Mono no aware jap. 物の哀れ
This is the type of Japanese aesthetics. The meaning is not fully translatable. It is a form of reflection (melancholy) on small, seemingly insignificant matters (refers to the topic of transience). Literally "mono" means "thing", while "aware" is a kind of delight.
To create a series of traditionally performed graphic works, I was inspired by broadly understood Japanese culture, in particular Ukiyo-e, manifesting itself primarily in traditional Japanese woodcuts. However, I did not do work in this style. I analyzed, processed, the achievements of the local masters and combined this knowledge with my own perception of the world. The effect of such actions are graphics creating a bridge between cultures (Japanese and European). In these works you can find elements of surrealism, haiku, Ukiyo-e mentioned earlier, but also descriptive graphics and mathematical principles.
A very important part of these practices was my passion for mathematical division and for applying theory to creative work. Searching in connections related to art, with references to scientifically broad issues, are a characteristic feature in my work.
During the time of creating the cycle I became interested in the universality of the principles of the golden ratio and its "ubiquity" in nature and civilization — that it is still current and used since ancient times. That's why I decided to apply this principle to my graphics. The layouts presented on this basis are naturally balanced. Paradoxically, the golden ratio combines abstraction and mathematical complication, then freely available and harmonized.
I took the subject of the work as "undefined" (overflowing, flowing, etc.), the feature of which is that they do not occur in nature for too long — they are fleeting, chaotic — at first they are not associated with mathematical divisions or geometry. Works compositions adapted to mathematical division (golden ratio, Fibonacci sequence, prime numbers, Ulam spiral, etc.), while maintaining aesthetic values.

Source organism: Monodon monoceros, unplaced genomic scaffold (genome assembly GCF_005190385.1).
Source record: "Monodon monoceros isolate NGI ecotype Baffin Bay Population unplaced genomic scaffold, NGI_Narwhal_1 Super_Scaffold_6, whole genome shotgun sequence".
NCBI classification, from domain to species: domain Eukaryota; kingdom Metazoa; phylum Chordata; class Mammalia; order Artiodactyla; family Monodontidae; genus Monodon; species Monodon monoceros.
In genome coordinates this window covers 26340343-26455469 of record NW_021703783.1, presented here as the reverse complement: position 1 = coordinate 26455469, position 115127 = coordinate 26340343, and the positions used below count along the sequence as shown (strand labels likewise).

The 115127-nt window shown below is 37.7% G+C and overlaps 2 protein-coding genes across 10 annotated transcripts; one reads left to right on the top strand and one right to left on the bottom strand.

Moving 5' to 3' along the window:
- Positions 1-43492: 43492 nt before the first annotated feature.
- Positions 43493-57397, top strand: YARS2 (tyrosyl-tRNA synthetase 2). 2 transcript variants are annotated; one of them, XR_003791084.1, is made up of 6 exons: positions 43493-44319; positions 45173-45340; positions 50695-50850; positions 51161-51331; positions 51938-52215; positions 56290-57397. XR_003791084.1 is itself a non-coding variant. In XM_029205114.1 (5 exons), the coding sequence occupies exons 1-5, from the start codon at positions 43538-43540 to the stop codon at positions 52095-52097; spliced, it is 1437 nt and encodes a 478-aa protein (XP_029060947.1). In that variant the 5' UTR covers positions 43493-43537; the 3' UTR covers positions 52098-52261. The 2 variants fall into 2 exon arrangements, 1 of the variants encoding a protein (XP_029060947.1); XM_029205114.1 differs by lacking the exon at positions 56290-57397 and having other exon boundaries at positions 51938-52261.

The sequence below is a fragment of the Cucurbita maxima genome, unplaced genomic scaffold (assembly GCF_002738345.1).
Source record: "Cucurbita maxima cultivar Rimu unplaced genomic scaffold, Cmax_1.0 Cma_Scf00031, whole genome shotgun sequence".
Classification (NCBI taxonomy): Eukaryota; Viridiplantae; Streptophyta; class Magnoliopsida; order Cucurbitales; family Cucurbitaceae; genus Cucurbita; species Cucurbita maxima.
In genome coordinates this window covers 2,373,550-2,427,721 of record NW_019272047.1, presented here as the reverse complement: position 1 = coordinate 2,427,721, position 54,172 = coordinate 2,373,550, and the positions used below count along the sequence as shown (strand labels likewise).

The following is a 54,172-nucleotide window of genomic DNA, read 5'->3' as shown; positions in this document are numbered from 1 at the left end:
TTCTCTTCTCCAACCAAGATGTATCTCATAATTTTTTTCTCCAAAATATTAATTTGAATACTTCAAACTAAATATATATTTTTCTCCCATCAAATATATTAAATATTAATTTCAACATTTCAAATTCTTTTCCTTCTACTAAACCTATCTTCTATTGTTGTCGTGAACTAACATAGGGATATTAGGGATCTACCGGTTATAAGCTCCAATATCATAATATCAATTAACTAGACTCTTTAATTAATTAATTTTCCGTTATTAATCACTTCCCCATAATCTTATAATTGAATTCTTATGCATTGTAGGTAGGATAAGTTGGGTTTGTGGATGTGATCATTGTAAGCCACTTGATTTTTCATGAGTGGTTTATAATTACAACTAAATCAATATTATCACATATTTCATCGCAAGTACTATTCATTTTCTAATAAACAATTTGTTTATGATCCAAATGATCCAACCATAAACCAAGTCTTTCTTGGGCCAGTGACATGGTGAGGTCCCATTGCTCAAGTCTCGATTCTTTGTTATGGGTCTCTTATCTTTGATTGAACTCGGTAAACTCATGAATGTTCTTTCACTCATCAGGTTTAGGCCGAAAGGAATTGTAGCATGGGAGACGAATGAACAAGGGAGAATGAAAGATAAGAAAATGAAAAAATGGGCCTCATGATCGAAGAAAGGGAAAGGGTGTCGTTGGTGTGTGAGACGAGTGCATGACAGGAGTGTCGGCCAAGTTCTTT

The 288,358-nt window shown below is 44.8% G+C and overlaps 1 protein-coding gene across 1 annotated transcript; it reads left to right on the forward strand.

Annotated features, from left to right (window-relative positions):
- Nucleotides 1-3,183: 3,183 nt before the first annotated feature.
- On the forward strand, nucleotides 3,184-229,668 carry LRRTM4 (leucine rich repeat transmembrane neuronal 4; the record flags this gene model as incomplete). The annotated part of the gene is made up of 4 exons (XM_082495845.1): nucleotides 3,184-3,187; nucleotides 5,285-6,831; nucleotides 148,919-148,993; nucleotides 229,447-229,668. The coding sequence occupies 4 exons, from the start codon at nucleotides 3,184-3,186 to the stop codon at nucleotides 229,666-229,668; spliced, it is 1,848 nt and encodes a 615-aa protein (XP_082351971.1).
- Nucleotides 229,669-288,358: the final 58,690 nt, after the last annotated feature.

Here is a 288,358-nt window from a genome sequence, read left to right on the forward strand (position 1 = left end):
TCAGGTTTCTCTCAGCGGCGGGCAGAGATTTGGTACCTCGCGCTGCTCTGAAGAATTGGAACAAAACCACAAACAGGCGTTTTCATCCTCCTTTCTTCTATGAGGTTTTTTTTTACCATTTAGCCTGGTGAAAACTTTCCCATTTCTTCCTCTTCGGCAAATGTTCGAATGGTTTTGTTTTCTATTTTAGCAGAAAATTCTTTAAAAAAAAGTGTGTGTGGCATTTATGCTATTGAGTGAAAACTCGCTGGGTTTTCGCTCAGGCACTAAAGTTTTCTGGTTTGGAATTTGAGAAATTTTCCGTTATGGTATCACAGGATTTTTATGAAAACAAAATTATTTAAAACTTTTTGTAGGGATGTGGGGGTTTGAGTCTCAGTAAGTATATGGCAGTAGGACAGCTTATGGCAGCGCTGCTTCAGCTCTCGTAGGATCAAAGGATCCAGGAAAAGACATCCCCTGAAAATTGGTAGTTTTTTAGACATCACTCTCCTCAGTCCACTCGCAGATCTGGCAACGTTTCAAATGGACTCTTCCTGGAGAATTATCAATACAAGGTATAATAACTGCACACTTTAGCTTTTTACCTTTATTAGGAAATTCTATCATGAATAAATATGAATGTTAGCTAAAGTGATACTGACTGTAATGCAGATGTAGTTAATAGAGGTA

The graphic technique that I decided to use in this cycle was linocut (contour lines). This technique is very similar to the traditional Japanese woodcut technique (it also belongs to the convex printing technique). The linocut matrix compared to the Japanese woodcut is easier to develop, and above all, it does not contain the restrictions of boards for creating large works without the need for gluing and developing boards. To improve the cutting of a large surface of the linoleum matrix, I glued it to the HDF board, which enabled the background to be selected with patches (due to which the work remained very sterile). By using this solution, I also prevented the matrix from deforming during printing.
In the reflection process I added color spots with previously prepared (properly cut out using a template) wrinkled paper. Wrinkled paper is very similar to traditional Japanese paper and additionally has a strong texture that enlivens the performance. The graphic technique enabling such a combination of several lamination modules is a collage technique used during printing (between the matrix and the copy paper of the insert there is colored paper with glue applied - thanks to that you can use print on two papers bonded together). Works printed by hand with traditional methods on Japanese Kawashi paper.
Thank you for watching
and sorry for my english :P